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Teaching ASL: Fingerspelling Activity: "Boggle"

BACKGROUND:  There is a game called "Boggle" that is produced by Parker Brothers. You might want to look for it at a thrift store, buy it, and play it a few times to see how fun it is.

PREPARATION:  You can play a version of "Boggle" in your ASL class by using your word processor and a fingerspelling font (such as Gallaudet TrueType) to make playing cards that are four letters by four letters.
Make enough copies (all with the same letter combination) for half of the class (they will work in pairs).

SETUP:   Divide your class into pairs.  Each pair of students is a "team."  Make sure only one person in each pair sees the paper.  This person is the speller.  The speller will find as many words as quickly as possible and fingerspell them to their partner (the writer) who will write them down.

PLAYING THE GAME:  Each speller searches for words that can be constructed from the letters of sequentially adjacent square, where "adjacent" squares are those horizontally, vertically or diagonally neighboring. Words must be at least three letters long, may include singular and plural (or other derived forms) separately, but may not use the same letter cube more than once per word. Any word (noun, adjective, adverb, etc.) is acceptable as long as it can be found in a standard English dictionary. Plural nouns are allowed, as are all verb tenses. Words within words are also permissible; for example:  spare: spa, par, are, spar, pare.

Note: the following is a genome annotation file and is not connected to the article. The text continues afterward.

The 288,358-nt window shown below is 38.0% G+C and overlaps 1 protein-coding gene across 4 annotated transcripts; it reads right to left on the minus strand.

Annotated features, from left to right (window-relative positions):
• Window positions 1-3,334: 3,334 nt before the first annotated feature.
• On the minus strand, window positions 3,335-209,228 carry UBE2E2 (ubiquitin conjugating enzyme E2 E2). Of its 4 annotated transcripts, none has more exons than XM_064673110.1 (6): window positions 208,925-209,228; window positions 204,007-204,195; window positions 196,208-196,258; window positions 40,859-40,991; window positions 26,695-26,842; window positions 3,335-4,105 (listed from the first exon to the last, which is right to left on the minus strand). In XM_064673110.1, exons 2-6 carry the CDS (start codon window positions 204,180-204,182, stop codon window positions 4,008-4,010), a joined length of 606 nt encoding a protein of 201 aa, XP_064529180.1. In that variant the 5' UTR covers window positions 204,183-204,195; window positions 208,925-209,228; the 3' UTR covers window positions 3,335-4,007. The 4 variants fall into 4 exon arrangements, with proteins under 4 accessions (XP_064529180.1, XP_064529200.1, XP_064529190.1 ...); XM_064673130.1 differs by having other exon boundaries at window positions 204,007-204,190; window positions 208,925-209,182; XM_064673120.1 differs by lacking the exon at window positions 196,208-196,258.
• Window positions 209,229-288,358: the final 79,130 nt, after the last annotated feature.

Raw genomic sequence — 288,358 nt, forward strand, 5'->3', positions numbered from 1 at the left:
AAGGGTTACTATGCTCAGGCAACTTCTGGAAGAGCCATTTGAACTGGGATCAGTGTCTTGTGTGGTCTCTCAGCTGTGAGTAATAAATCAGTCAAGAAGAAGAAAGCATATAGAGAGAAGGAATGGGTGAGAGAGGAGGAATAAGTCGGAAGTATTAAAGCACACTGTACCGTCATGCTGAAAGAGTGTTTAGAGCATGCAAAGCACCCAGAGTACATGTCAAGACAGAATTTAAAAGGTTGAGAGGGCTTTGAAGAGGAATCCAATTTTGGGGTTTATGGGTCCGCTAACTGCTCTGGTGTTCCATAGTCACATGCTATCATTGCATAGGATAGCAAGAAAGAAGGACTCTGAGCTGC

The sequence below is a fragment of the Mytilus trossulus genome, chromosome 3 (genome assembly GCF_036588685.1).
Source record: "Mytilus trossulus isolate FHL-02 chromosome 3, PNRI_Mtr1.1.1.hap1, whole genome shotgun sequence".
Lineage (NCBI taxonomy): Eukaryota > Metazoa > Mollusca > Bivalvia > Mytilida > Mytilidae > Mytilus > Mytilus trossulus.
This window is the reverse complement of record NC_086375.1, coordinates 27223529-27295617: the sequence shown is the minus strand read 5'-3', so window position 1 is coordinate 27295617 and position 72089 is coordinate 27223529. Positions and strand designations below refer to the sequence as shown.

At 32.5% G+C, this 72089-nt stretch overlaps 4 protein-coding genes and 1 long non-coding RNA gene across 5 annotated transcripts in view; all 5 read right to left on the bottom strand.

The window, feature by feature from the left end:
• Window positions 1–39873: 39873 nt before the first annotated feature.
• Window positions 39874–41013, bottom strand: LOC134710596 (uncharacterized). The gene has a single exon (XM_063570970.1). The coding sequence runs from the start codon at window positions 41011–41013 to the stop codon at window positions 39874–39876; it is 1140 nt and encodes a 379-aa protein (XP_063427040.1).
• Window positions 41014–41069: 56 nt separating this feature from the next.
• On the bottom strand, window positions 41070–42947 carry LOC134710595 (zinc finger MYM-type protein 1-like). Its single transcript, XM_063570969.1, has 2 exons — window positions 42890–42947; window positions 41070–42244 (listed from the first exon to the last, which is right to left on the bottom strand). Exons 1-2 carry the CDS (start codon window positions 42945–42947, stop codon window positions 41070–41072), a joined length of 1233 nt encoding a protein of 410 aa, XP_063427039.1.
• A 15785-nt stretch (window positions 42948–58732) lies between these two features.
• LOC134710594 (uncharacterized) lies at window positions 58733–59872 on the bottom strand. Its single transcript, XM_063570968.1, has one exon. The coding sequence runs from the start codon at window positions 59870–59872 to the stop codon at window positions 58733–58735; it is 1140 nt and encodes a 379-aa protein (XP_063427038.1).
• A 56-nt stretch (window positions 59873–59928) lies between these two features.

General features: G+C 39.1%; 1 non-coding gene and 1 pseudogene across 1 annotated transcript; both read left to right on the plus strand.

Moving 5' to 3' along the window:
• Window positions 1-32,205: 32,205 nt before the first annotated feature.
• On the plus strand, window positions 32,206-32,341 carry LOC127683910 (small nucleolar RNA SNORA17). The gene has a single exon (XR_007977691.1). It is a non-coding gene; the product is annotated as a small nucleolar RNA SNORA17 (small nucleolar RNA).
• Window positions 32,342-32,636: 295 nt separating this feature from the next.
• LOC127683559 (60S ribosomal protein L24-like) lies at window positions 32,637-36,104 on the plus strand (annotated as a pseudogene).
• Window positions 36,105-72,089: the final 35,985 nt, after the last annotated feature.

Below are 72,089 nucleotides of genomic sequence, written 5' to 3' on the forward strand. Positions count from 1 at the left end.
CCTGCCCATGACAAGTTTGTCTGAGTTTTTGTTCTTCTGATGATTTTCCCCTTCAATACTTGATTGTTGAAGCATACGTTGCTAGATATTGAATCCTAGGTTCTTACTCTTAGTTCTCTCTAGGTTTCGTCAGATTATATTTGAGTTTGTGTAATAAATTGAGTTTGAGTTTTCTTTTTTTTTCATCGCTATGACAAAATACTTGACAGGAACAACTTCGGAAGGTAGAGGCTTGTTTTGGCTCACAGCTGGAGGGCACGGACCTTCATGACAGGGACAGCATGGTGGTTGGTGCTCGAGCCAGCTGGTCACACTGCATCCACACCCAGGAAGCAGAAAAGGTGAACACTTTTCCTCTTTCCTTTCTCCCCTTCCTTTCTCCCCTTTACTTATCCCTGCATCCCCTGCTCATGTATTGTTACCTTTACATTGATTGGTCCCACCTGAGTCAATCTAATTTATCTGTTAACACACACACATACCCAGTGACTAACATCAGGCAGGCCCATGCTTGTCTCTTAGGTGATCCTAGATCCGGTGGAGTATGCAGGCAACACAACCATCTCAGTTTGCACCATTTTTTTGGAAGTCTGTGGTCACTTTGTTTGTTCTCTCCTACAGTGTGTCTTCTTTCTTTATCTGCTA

Each "writer" writes down all the words spelled by his or her partner. After three minutes have elapsed, all spellers and writers must  must stop and the game enters the scoring phase.

SCORING AND WINNING: When time is up, everyone must stop writing.  Each team will take turns fingerspelling their list to the class. Any word that appears on more than one team's list must be crossed off all lists, including that of the team doing the fingerspelling.  Whichever team has the most words (that haven't been crossed off) at the end is the winner.

Downloadable file:  "boggle01.doc" (This file is an MS Word document with 9 "boggle cards."  The font used in the file is the "gallaudet true type" font.  It has been embedded into the file and should open fine with Microsoft Word.)

[Special thanks to Andrea Robillard, an ASL instructor in Fort McMurray, Alberta for suggesting the idea for this activity.]





 


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